Description & Behavior

Great hammerhead sharks, Sphyrna mokarran (Rüppell, 1837), can easily be confused with the smooth hammerhead, Sphyrna zygaena (Linnaeus, 1758), because of their similar size. The great hammerhead, however, is the largest of the 9 species of hammerhead sharks and is reported to reach up to 6.1 m in length and weigh up to at least 581 kg. These sharks have a flat hammer-shaped head with a notch at the center located along the front edge. Juveniles have slightly curved heads at the front margin that becomes nearly straight as they reach adulthood. This species can be identified by its nearly rectangular head. The first dorsal fin is very high and curved; the second dorsal and pelvic fins are high with deeply concave rear margins. They are light gray or gray-brown on the dorsal side, white on the ventral side and fins lack conspicuous markings.

Scalloped hammerhead shark, Sphyrna lewini

hammerhead sharks identification comparison

Their “hammer-shaped” head is thought to have evolved to maximize the area of sensory organs such as the Ampullae of Lorenzini (special sensors in sharks’ skin used to detect chemical, physical and thermal changes as well as the electrical fields of prey species, including those buried in the ocean bottom—certain fishes, rays, crustaceans, etc.). Their hammer shape also allows hammerheads to scan significantly larger areas of the bottom when hunting than other shark species.

World Range & Habitat


Great hammerheads are coastal-pelagic, semi-oceanic sharks, found close inshore and well offshore, over the continental shelves, island terraces, and in passes and lagoons. They occur widely throughout the world’s oceans in depths ranging from 1-300 m.

Feeding Behavior (Ecology)

Great hammerhead sharks prefer to feed on stingrays and other batoids, groupers, and sea catfishes; they also prey on other small bony fishes, crabs, squid, other sharks, rays, and lobsters. They are known to be cannibalistic but the reasons remain unclear. Stingrays seem to be a particular favorite and stingray barbs have been found in the jaws and head of great hammerheads. They reportedly kill stingrays using the “hammer” to pin them down while feeding on the ray’s wings.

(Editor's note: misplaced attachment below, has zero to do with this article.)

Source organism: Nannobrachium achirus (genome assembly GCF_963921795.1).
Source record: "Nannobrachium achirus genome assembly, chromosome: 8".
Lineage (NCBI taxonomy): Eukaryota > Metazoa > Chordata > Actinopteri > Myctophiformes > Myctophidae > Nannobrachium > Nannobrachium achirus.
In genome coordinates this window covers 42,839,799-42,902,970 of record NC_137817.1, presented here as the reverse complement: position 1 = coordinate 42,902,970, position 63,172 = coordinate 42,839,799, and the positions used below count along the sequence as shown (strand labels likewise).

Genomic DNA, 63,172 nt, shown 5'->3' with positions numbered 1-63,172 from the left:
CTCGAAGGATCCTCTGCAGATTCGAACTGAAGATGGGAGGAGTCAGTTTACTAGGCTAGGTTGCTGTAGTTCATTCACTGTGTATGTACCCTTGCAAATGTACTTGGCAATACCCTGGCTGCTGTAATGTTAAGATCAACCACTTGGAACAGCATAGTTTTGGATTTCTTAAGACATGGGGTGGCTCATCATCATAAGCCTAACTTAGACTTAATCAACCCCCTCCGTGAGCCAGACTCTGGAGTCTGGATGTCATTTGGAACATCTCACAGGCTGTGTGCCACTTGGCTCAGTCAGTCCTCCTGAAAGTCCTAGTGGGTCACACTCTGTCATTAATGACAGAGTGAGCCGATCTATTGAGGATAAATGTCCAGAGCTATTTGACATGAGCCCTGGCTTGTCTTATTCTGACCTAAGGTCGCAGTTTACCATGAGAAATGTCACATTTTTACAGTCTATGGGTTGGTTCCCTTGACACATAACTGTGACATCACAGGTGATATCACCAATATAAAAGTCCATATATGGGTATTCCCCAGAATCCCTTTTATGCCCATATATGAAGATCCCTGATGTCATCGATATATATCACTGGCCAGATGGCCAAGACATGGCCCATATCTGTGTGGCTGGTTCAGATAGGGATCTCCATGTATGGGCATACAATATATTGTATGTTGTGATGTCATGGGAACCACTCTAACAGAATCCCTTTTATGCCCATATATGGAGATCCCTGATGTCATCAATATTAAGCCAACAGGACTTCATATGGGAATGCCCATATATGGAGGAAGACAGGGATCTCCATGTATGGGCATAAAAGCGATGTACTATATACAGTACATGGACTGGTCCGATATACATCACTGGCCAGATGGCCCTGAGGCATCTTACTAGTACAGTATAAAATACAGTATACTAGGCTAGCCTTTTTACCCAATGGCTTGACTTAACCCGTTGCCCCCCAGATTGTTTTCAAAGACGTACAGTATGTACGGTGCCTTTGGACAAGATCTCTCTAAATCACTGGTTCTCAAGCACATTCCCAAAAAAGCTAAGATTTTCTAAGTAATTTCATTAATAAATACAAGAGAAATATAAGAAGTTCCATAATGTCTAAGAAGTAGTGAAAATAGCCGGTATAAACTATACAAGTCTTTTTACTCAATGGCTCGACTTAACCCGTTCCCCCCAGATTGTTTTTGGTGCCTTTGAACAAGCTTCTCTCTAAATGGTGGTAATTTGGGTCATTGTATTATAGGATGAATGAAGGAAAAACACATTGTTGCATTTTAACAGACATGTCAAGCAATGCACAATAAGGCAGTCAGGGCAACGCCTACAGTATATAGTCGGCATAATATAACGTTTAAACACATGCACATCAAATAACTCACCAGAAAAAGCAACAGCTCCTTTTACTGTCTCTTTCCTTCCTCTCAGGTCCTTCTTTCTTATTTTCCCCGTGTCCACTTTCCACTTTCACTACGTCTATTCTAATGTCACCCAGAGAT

Life History

Great hammerheads are a viviparous species producing 13-56 pups per litter that measure between 56-70 cm. Viviparity means that the eggs hatch inside the female’s body and the babies are fed by a placenta which transfers nourishment from the mother via an umbilical cord connected to the pup between the pectoral fins. The placenta transfers nutrients and oxygen from the mother’s bloodstream and transfers waste products from the baby to the mother for elimination. Viviparous sharks give birth to live young. Hammerhead shark eggs are fertilized inside the female’s body. Like other shark species, males have claspers, or extensions of the pelvic fins, that are used to transfer sperm to the female through her cloaca to fertilize the eggs.

Conservation Status & Comments

Great hammerheads are potentially dangerous, though only a few shark attacks can be attributed to the great hammerhead because of the apparent difficulty of distinguishing the large hammerhead species involved in attacks. Although they are not targeted directly by commercial fisheries, hammerheads are a bycatch species of tropical longline and drift net fisheries with highly valued fins. Great hammerhead meat is sold for human consumption (fresh, fresh-frozen, dried-salted, and smoked), their liver oil for vitamins, fins for soup, hides for leather, and carcasses for fishmeal.

References & Further Research

Elasmodiver.com – image database of sharks, skates, rays, and chimaera’s from around the world by Andy Murch
KDietz.com – Underwater Photography by Karl & Kimberly Dietz
Massive 1,000-pound, 14-foot Hammerhead Shark Landed Off Florida Coast; ‘I Can’t Believe It’

Research Sphyrna mokarran @
Barcode of Life ~ BioOne ~ Biodiversity Heritage Library ~ CITES ~ Cornell Macaulay Library ~ Encyclopedia of Life (EOL) ~ ESA Online Journals ~ FishBase ~ Florida Museum of Natural History Ichthyology Department ~ GBIF ~ Google Scholar ~ ITIS ~ IUCN RedList (Threatened Status) ~ Marine Species Identification Portal ~ NCBI (PubMed, GenBank, etc.) ~ Ocean Biogeographic Information System ~ PLOS ~ SIRIS ~ Tree of Life Web Project ~ UNEP-WCMC Species Database ~ WoRMS

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